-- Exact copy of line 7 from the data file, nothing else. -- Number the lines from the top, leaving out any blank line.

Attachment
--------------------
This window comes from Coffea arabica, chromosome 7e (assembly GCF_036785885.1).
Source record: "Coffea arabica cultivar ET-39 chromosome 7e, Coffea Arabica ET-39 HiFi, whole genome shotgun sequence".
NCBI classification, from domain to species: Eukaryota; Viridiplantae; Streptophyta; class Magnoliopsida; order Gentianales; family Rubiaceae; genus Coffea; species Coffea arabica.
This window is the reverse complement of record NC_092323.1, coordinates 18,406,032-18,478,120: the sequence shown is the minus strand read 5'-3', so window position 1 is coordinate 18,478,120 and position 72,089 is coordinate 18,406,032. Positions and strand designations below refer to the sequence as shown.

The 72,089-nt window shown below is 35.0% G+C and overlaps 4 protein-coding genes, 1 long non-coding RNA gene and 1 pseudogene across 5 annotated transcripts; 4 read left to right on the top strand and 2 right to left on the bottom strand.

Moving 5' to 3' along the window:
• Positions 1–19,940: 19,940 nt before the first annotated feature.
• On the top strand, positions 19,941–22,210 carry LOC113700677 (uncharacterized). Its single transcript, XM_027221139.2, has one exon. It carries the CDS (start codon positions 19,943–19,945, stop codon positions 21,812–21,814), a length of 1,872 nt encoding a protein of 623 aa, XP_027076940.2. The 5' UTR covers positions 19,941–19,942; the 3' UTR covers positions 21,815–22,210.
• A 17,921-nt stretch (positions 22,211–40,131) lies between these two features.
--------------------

• Positions 1–19,940: 19,940 nt before the first annotated feature.